Sounds, of course, are transmitted to the ear by vibrations in the air, but also by bone conduction, that is, by the vibration of the bones in the skull. Sound energy causes hard, thin materials to vibrate. For some people, aids to hearing based on bone conduction provided the best way to transmit amplified sound. Appropriate devices could conduct vibrations to the internal mechanism of the ear via the teeth or skull. For example, a woman could hold an acoustic fan against her teeth and a man could use a pipe with a vibrating stem. Bone-conduction devices can be traced back to the sixteenth century, but the first practical one seems to have been the 1879 Rhodes Audiophone, which used a fan to pick up air vibrations and transmit them to the teeth. Electric bone-conduction hearing aids appeared in the 1920s and were a major improvement. Today, most hearing losses related to bone conduction are corrected surgically.
By the end of the nineteenth century many different hearing devices were available. These devices ranged from cheap models made of tin or hard rubber to expensive ones made from precious materials. Expensive devices, however, did not necessarily work any better than their less elegant counterparts. Effectiveness varied depending on the characteristics of the device and the specific impairment of the user, but, until the twentieth century, choosing a hearing aid was a matter of trial and error. During the nineteenth century, inventors found that electrical energy could be used to amplify speech. Alexander Graham Bell (1847-1922), the inventor of the telephone, was one of the early pioneers in this field. Although Bell did not invent the electrical hearing aid, he seems to have devised a simple transmitter, receiver, and battery system for his hearing-impaired mother. He also attempted to build an amplification system for his future wife, Mabel Hubbard, who had lost her hearing when only four years old. His experiments on what he called "speech reading" led to his invention of the telephone.
A few hearing aids that used the principle of electrical amplification appeared as table models at the turn of the century, but more practical and wearable instruments were not available until about 1902. The first electric hearing aids were essentially miniature telephones composed of a power source, a magnetic earphone/receiver, and a carbon microphone. A microphone is an energy converter that changes acoustic energy into electrical patterns. Electric hearing aids generally used a large 3-volt or 6-volt battery as the power source. Electrical current can be more easily amplified than acoustic or mechanical energy. Therefore, the electrical hearing aids, also known as carbon hearing aids, that were introduced at the turn of the century provided useful amplification for a broader range of hearing impairments.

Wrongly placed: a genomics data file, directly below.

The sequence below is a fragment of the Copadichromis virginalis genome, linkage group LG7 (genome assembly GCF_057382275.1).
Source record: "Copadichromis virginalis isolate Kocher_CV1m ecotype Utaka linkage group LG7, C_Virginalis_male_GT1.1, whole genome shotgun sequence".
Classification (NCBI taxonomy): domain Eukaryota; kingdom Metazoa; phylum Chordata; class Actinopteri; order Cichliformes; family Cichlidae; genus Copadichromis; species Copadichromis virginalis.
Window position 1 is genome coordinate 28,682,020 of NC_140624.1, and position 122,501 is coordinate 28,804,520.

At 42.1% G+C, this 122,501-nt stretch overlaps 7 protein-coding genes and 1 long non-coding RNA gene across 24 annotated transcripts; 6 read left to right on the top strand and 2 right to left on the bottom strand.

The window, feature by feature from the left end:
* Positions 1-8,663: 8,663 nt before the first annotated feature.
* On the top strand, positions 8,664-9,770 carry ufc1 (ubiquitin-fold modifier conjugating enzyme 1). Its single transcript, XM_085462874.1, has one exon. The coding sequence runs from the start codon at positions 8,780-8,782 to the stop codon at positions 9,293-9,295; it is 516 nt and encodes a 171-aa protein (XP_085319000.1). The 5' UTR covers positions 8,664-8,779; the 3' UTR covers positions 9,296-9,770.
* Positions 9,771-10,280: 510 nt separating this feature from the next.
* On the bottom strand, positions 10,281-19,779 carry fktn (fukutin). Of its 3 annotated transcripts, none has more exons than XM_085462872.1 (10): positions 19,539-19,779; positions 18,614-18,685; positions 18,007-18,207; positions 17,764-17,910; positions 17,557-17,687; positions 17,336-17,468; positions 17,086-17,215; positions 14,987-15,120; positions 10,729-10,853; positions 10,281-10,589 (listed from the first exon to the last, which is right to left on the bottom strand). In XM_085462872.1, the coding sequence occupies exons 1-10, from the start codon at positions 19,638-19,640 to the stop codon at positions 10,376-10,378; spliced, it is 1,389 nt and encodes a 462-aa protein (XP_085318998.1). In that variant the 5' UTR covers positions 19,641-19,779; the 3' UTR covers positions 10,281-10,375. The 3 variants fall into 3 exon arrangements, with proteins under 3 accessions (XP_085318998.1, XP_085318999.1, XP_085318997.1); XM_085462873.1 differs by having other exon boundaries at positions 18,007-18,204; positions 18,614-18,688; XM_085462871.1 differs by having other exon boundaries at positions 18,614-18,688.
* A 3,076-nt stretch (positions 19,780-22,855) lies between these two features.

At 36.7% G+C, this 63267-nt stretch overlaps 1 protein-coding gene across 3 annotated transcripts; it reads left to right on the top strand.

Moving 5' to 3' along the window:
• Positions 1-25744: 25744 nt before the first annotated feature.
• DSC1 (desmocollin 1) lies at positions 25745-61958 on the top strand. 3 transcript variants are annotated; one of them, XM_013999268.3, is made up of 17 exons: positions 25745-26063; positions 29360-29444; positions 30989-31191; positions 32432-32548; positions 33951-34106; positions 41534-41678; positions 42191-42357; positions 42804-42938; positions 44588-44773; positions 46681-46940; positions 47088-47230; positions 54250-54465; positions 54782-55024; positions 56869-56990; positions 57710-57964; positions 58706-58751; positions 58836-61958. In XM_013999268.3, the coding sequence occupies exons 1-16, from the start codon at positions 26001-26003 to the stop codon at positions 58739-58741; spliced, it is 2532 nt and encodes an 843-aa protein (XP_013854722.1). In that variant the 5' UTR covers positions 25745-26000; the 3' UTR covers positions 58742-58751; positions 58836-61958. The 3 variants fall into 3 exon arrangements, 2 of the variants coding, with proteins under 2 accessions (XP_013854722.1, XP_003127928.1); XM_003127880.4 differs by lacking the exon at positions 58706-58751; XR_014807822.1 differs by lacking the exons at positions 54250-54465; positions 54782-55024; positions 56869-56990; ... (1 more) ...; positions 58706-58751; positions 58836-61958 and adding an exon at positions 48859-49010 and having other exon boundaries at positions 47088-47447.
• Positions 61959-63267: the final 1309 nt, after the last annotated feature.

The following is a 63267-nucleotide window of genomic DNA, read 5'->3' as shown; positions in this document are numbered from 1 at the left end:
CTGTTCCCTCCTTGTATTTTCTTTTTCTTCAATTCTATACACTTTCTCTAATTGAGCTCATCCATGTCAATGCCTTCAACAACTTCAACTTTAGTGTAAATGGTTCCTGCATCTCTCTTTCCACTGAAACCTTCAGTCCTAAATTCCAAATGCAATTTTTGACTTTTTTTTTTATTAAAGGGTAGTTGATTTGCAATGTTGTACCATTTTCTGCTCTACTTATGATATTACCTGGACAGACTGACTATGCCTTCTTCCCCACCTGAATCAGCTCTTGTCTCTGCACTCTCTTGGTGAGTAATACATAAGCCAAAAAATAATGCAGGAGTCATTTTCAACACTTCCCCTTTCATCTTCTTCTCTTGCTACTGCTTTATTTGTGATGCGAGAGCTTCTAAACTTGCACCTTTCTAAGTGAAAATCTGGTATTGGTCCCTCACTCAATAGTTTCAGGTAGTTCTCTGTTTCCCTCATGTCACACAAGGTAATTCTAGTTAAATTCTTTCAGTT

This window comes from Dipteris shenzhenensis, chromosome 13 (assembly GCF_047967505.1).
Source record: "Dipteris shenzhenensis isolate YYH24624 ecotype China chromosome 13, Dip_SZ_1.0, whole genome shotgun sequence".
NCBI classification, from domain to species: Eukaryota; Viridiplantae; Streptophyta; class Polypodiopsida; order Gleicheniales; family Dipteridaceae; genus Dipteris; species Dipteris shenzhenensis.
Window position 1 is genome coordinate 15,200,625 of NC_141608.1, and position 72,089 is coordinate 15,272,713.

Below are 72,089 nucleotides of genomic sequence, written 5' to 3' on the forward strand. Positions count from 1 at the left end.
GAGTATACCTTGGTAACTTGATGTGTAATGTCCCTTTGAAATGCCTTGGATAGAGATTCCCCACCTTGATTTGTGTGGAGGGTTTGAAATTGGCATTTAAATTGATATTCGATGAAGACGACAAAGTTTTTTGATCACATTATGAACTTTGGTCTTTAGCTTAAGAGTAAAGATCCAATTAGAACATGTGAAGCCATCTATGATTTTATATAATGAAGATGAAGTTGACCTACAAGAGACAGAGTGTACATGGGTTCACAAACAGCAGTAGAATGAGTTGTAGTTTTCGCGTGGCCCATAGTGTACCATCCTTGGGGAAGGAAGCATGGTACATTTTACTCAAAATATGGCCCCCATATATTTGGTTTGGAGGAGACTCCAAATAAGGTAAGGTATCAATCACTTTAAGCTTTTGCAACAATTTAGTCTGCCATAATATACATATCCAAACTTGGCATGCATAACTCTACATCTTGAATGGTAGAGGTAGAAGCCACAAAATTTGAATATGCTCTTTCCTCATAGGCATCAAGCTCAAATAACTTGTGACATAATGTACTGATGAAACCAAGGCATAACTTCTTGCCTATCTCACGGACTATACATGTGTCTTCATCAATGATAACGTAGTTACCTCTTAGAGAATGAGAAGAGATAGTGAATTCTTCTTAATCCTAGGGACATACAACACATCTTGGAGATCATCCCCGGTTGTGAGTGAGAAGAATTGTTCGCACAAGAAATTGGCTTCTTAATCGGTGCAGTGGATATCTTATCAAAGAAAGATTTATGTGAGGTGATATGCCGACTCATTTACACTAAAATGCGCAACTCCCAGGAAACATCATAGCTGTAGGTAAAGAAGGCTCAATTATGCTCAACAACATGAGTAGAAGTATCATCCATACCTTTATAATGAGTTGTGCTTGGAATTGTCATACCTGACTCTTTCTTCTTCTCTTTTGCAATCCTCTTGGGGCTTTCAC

The earliest electric aids offered the same amplification ear trumpets had but covered a wider range of sound frequencies. The amplification of sound energy provided by the early microphone-battery-receiver hearing aids was not significantly greater than that of some of the better pre-electric aids, but the range of the frequencies that were amplified was substantially extended. Later models with multiple microphones provided 25-30 decibels of amplification. During the 1920s, amplifiers were incorporated into carbon hearing aids and the amplification increased by 45-50 decibels. Volume controls that varied the amount of current flowing into the system from the battery were incorporated into the carbon hearing aids.
At first, the receivers for carbon hearing aids were large hand-held earphones. The size was eventually reduced so that the earphone could be supported by a headband. Eartips and earmolds carried the acoustic energy into the auditory canal. Custom earmolds were introduced in the 1930s. For cosmetic reasons, many devices were designed to be camouflaged as purses, camera cases, or headbands. Carbon hearing aids remained common into the 1940s and helped people with moderate hearing loss, but they did not have enough power to assist people with severe problems. More modern devices were made possible with the development of small dry-cell batteries and the electron tube.
In the early 1930s, the carbon hearing aids were being replaced by table vacuum-tube hearing aids, but, even in 1944, some 50,000 carbon hearing aids were still being used in the United States. The technology used in the vacuum-tube hearing aids can be traced back to experiments conducted by Thomas A. Edison (1847-1931) in the 1880s. More practical modifications of the vacuum tube appeared early in the twentieth century. Unlike the previous generation of carbon instruments, the new vacuum-tube hearing aids had adequate power for severe hearing losses. This type of hearing aid first appeared in 1921, but vacuum-tube devices were expensive well into the 1930s.
Electronic hearing aids, also known as transistor hearing aids, appeared in 1952 and essentially replaced vacuum-tube hearing aids by the end of 1953. Because transistors only needed one battery, the size of hearing aids could be significantly reduced. The body aid (or pocket aid) and the behind-the-ear (or over-the-ear) version were useful for individuals with severe hearing loss. After Eleanor Roosevelt endorsed the use of eyeglass hearing aids, they became quite popular. Further improvements and miniaturization led to various in-the-ear models, canal aids, and aids that fit entirely within the ear canal. Further improvements included hybrid hearing aids with a combined digital/analog circuitry (1970s) and aids with a digital chip to be integrated into an analog hearing aid (1980s). The digital signal processing (DSP) chips that became available in 1982 were incorporated into digital hearing aids. The early models were quite large and expensive, but, by the end of the century, fully digital behind-the-ear and in-the-ear hearing aids were commercially available. By the end of the twentieth century, amplification had increased substantially, but, more importantly, hearing aids could be individually designed to accommodate specific hearing impairments.